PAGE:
During President Obama’s first term, The U.S. Dept. of Transportation (DOT) published a significant rulemaking that eliminates the ORM-D classification for all modes by Jan. 1, 2014, which will have a substantial impact on consumer products’ manufacturers and distributors. U.S. OSHA also published one of the most significant rulemakings in its history. By adopting the GHS standards, every industry segment will be affected by the new hazard communication and safety data sheet standards. With implementation dates of Dec. 1, 2013 (Hazard Communication Training) and July 1, 2015 (Labeling, Safety Data
Sheets), during the last 18 months of the President’s second term, you can certainly count on an increase in the number of inspections and civil penalty cases.

Douglas Troutman, American Cleaning Institute (ACI) VP & Counsel, Government Affairs.

ACI anticipates that at the federal and state levels, the regulatory climate will remain fully active in 2013.

At EPA, draft rules regarding how the Agency seeks information on chemical identity in light of confidential business information remain of great interest, to both chemical manufacturers and the consumer product makers who innovate with those chemicals.

ACI continues to seek modernization of the Toxic Substances Control Act (TSCA). It will be important to have EPA at the table in 2013 and beyond to engage on aspects of updating the nation’s premier chemical management law.


A key ACI goal in TSCA modernization is to ensure our members’ ability to innovate and formulate. ACI is committed to efforts that focus priorities and are practical, timely, transparent and responsive to the needs of consumers and other stakeholders, while managing a risk-based approach. The resulting program should encourage innovation, be credible, and acknowledge the benefits our products provide to enhance health and the quality of life.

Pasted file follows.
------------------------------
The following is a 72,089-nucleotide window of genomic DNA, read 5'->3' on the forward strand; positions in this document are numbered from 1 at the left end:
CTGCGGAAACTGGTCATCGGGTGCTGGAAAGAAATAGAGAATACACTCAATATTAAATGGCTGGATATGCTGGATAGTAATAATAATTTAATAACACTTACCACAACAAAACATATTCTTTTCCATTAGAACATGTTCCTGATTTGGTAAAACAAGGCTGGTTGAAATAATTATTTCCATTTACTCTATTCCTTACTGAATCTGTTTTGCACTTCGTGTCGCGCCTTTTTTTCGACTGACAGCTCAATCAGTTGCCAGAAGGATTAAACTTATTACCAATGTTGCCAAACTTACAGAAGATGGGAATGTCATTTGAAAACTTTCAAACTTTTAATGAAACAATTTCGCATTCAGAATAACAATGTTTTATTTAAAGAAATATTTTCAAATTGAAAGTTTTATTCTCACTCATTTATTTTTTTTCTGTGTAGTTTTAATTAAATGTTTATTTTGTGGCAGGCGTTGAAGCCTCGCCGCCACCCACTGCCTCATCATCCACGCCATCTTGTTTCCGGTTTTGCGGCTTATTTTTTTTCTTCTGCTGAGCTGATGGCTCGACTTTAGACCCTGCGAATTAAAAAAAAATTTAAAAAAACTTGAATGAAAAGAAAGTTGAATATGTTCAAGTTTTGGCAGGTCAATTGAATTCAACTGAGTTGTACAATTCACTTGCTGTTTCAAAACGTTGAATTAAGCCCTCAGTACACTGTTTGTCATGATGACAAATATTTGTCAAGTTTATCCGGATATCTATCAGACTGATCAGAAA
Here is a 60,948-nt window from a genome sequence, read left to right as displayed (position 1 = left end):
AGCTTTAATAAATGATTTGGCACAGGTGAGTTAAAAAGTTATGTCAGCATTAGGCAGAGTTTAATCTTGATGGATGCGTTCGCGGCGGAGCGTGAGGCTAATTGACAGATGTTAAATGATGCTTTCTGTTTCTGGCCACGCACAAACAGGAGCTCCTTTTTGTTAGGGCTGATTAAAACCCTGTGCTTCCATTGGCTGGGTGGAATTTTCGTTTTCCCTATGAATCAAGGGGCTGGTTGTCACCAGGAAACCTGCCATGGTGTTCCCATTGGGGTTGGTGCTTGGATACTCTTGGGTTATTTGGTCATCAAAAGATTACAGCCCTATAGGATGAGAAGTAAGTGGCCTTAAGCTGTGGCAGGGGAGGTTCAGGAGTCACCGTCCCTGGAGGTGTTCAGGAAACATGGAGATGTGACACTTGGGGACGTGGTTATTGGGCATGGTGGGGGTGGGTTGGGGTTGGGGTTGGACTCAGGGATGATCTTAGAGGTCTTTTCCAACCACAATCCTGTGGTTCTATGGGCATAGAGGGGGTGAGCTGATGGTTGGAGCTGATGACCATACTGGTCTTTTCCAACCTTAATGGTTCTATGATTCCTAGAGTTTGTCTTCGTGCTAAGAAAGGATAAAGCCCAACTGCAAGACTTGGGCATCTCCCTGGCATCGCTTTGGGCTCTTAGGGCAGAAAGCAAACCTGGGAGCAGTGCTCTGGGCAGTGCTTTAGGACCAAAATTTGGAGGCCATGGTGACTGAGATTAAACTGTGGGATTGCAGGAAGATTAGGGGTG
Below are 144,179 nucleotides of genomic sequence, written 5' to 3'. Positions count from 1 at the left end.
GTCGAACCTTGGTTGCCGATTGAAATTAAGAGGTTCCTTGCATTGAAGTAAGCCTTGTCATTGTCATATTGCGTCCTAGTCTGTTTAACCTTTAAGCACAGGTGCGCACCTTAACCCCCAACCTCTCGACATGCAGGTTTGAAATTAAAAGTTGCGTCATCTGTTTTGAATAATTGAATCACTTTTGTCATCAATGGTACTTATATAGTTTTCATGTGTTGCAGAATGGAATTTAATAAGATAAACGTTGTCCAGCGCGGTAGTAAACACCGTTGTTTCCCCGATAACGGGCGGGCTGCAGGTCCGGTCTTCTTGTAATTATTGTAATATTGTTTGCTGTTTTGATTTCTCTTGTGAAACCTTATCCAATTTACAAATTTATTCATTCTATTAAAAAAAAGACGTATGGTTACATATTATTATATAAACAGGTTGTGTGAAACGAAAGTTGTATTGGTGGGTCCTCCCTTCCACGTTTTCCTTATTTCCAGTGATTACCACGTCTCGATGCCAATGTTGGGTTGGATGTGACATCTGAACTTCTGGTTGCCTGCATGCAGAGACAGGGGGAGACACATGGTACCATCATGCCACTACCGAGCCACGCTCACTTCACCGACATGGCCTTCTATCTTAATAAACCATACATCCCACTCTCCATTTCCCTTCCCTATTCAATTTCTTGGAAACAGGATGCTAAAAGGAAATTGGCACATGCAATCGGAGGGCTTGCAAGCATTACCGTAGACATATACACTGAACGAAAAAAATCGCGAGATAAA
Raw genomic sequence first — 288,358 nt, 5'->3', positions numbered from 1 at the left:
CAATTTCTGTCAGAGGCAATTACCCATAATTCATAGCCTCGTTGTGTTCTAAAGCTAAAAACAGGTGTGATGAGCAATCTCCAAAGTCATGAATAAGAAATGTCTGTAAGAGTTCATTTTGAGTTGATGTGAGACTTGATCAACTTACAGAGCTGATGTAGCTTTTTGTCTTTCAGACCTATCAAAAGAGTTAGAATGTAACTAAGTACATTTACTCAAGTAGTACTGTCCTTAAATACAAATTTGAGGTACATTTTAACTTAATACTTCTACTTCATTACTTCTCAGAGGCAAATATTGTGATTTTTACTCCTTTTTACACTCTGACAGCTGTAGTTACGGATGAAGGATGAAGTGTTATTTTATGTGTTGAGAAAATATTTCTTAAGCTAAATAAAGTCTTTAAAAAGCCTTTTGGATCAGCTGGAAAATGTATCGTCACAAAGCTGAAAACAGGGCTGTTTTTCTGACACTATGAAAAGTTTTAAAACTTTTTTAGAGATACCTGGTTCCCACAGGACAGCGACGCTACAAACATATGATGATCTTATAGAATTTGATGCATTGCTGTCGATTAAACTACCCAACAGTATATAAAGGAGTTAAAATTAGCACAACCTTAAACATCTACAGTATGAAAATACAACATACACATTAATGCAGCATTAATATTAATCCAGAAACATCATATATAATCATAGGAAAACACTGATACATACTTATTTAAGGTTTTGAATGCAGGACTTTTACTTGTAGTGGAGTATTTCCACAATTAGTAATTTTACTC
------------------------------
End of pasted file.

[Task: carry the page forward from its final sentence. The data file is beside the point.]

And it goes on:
It should be noted that EPA continues to explore its TSCA rulemaking authority in light of the current state of legislative activities. In addition to the above item on chemical identity rulemaking activities, EPA has issued Significant New Use Rules (SNURs) and, using prioritization factors and data sources that it announced last year, EPA has issued a list of 83 chemicals that it will conduct risk assessments on over the next five years.

Several states, especially California, Washington and Oregon, are considering chemical regulations that could have a great impact on the cleaning product supply chain.